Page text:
Thursday, February 07, 2008

Speaking of hamsters....

I keep thinking about the disaster hamster incident that happened when I as a teenager. For some reason, I decided I wanted a hamster. I think I was 15 or 16 at the time. We've always had pets as kids, and I happen to love to have as many little critters in my life to take care of and get annoyed by.

So I went to the pet store at the mall (remember those? With real live cats and dogs?) and purchased myself a nice female hamster. I don't remember what I called her, but I do remember what I changed her name to....

I kept her in a fish aquariaum. It was this octogan-shaped monstrosity on a stand. She made herself right at home. I was happy to have a new friend living with me.

My friend Brett came over a few days later, and I wanted to show him my new pal. I reached into the aquarium, grabbed hold of my hamster, and all these bloody red things dropped from her underside.

I think I passed out for a second. I thought it was her guts spilling out, and I couldn't understand how her belly opened up so her bloody guts could fall out of her.

That's when I realized they were babies. My female hamster had herself a whole mess of babies, and upon closer inspection, some of them were half eaten.

This was my introduction to wild life.

From this point on, her name was "Mama."

I was freaked out because 1. of the half-eaten hamsters, and 2. I ended up touching some of the living blood red babies. From my previous experience with....oh, nothing, I knew that touching the babies was not a good thing, and that they were probably goners as well.

A day later this proved to be true.

I gathered up my dead hamster baby bodies, put them in jewelery boxes and had a half-eaten baby hamster funereal in my mom's backyard.

Mama raised four babies. I kept two, my sister took one, and my friend down the street took the fourth.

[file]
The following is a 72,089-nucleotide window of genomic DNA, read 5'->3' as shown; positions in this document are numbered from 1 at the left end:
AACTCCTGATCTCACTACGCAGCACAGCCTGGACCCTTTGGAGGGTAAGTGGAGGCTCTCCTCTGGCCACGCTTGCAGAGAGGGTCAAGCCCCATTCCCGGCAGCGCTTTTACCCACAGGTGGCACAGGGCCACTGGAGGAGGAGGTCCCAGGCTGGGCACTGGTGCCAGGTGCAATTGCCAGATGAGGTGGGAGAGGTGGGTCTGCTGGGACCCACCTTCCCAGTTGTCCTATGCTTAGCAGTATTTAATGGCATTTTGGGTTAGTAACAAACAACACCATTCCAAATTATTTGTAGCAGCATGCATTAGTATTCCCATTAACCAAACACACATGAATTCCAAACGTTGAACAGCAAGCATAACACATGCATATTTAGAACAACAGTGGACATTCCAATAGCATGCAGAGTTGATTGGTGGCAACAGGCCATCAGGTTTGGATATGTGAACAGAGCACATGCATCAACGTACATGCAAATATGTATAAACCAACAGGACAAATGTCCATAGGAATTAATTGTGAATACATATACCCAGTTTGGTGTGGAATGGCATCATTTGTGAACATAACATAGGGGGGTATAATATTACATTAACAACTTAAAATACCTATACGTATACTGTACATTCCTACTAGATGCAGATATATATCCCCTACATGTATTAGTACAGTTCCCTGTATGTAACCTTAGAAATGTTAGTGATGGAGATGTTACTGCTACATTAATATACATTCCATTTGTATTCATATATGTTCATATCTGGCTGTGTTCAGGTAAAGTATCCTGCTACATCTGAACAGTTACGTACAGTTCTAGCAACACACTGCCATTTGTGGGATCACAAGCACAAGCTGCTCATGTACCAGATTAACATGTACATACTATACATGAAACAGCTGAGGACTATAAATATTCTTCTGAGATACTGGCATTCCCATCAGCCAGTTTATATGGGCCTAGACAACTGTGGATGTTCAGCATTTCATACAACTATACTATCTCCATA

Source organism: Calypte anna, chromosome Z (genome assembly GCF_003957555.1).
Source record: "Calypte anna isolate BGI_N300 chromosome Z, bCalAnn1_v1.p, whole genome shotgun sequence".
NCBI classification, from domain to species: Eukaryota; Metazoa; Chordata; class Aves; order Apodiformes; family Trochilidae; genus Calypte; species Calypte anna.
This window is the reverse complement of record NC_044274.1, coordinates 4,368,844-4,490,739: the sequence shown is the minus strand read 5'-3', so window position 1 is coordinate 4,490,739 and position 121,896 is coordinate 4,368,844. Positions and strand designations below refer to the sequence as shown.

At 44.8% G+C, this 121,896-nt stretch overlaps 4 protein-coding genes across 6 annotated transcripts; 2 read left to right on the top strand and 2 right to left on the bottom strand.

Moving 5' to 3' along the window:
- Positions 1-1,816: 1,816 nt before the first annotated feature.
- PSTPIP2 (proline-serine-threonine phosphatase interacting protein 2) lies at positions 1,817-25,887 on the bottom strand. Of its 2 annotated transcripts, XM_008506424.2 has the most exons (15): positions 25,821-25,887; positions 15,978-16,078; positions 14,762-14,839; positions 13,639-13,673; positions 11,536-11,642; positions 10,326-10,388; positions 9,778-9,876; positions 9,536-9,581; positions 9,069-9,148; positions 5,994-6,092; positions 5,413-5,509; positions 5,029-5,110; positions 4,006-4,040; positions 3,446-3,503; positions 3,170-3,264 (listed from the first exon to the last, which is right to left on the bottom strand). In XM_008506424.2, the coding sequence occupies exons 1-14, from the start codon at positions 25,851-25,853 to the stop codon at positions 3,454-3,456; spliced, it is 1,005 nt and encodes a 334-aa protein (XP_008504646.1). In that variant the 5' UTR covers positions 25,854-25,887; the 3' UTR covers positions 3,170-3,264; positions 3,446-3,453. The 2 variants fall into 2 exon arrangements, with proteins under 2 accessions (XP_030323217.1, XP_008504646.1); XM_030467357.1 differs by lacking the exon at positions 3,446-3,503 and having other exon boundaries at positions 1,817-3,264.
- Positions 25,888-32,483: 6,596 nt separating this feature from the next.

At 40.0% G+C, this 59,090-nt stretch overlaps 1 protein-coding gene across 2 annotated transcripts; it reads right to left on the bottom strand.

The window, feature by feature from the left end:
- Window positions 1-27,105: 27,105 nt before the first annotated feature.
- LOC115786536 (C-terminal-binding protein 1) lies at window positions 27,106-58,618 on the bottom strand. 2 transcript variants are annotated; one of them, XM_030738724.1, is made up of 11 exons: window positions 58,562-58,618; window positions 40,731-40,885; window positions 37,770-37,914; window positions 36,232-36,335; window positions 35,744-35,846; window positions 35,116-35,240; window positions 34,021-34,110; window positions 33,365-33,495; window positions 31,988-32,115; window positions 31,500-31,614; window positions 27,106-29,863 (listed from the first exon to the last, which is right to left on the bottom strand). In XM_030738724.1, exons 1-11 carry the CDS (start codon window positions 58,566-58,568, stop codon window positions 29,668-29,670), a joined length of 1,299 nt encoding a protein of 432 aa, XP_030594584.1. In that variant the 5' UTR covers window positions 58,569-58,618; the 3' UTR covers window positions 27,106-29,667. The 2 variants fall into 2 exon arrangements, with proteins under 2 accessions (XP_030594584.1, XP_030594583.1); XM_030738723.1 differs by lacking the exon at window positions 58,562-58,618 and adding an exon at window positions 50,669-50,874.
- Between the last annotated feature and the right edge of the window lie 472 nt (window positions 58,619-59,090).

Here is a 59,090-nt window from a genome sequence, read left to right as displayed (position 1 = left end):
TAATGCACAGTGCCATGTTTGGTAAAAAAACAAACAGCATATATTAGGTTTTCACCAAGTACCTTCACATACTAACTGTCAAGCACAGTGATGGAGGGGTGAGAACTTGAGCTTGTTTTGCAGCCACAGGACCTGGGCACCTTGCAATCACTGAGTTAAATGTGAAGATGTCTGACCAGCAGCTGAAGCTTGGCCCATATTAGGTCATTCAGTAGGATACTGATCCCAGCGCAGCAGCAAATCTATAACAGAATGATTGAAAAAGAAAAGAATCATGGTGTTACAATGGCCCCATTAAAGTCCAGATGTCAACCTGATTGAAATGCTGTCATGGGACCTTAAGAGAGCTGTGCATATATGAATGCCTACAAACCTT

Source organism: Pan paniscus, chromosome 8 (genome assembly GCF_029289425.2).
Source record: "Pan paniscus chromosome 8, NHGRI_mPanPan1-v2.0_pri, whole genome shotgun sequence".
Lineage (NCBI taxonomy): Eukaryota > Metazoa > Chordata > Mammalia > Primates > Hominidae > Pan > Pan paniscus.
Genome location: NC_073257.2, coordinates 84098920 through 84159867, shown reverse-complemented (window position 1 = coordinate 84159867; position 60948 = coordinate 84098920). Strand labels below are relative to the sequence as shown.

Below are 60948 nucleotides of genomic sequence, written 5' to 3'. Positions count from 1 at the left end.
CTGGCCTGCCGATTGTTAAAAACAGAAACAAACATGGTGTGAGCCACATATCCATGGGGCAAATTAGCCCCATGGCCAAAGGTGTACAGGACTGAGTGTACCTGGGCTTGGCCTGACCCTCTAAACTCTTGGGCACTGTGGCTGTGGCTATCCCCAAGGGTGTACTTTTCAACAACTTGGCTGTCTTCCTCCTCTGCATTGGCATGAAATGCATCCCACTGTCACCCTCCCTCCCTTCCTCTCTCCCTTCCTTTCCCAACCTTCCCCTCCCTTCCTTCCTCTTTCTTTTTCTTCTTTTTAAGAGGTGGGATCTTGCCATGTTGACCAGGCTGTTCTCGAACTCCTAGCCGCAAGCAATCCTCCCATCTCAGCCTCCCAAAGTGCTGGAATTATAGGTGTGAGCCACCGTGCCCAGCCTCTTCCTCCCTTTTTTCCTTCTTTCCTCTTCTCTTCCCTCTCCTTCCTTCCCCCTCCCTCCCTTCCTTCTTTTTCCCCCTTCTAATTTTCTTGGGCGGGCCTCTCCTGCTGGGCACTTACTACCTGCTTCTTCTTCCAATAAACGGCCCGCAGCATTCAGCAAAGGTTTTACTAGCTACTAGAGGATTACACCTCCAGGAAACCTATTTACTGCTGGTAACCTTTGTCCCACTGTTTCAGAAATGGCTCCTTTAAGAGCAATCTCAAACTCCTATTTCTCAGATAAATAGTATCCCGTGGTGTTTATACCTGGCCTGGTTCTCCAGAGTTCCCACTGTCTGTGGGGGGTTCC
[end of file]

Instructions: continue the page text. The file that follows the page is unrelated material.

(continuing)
Fairly quickly I knew I had a problem on my hands. I'm not sure how it's done, but if your domesticated hamster happens to have babies, those babies are not, by default, domesticated themselves. So how do hamsters become domesticated? Beats the heck out of me. I had one super nice hamster and two rabid, ready to kill anything that moved hamsters on my hands. They were also very clever and devious suckers as they figured out how to get out of the cages I had to put them in (they soon figured out how to get out of the monstrosity of a hamster aquarium -- don't ask. Devil hamsters?). Once night I heard a ton of racket going on, so I looked, and one hamster happened to be missing. Luckily I found it before it hid. I could have easily lost an eye or two that night.

My sister's hamster was just as bad, not to mention one fluffy little sucker. So fluffy that I was often convinced it couldn't be like one of its devil hamster siblings - until it hissed and bit. Imagine a big tuff of cotton ready to kill you.

I mean, these hamsters were pure evil.

So, without many options left and no love lost, we decided to rally them up and set them loose in a field. While this sounds mean, I think they were a lot happier out in the industrial area field, running free and killing anything in their path.

2 comments:

DLH said...

I don't even remember this hamster, so no love lost.

jmz said...

Point proven! Poor, poor rabid devil hamsters....